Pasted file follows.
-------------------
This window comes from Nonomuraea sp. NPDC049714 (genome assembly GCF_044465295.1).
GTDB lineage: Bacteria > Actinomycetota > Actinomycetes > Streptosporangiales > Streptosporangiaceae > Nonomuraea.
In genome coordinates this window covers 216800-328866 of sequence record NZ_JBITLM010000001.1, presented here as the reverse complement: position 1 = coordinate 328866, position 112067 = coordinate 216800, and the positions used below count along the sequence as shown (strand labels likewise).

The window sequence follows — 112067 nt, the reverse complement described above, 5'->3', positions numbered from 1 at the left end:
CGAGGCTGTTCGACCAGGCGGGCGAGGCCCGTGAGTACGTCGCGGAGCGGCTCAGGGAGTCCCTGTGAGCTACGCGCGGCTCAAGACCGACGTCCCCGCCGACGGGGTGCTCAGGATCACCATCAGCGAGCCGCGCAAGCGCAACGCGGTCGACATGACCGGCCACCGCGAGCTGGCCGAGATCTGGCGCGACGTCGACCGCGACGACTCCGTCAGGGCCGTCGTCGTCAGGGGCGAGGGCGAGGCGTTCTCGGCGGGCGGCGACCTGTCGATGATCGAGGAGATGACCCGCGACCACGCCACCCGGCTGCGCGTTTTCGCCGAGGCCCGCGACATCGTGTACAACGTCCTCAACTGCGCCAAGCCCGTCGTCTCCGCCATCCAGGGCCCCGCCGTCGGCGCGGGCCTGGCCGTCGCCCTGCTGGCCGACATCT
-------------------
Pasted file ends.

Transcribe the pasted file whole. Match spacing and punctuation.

This window comes from Nonomuraea sp. NPDC049714 (genome assembly GCF_044465295.1).
GTDB lineage: Bacteria > Actinomycetota > Actinomycetes > Streptosporangiales > Streptosporangiaceae > Nonomuraea.
In genome coordinates this window covers 216800-328866 of sequence record NZ_JBITLM010000001.1, presented here as the reverse complement: position 1 = coordinate 328866, position 112067 = coordinate 216800, and the positions used below count along the sequence as shown (strand labels likewise).

The window sequence follows — 112067 nt, the reverse complement described above, 5'->3', positions numbered from 1 at the left end:
CGAGGCTGTTCGACCAGGCGGGCGAGGCCCGTGAGTACGTCGCGGAGCGGCTCAGGGAGTCCCTGTGAGCTACGCGCGGCTCAAGACCGACGTCCCCGCCGACGGGGTGCTCAGGATCACCATCAGCGAGCCGCGCAAGCGCAACGCGGTCGACATGACCGGCCACCGCGAGCTGGCCGAGATCTGGCGCGACGTCGACCGCGACGACTCCGTCAGGGCCGTCGTCGTCAGGGGCGAGGGCGAGGCGTTCTCGGCGGGCGGCGACCTGTCGATGATCGAGGAGATGACCCGCGACCACGCCACCCGGCTGCGCGTTTTCGCCGAGGCCCGCGACATCGTGTACAACGTCCTCAACTGCGCCAAGCCCGTCGTCTCCGCCATCCAGGGCCCCGCCGTCGGCGCGGGCCTGGCCGTCGCCCTGCTGGCCGACATCT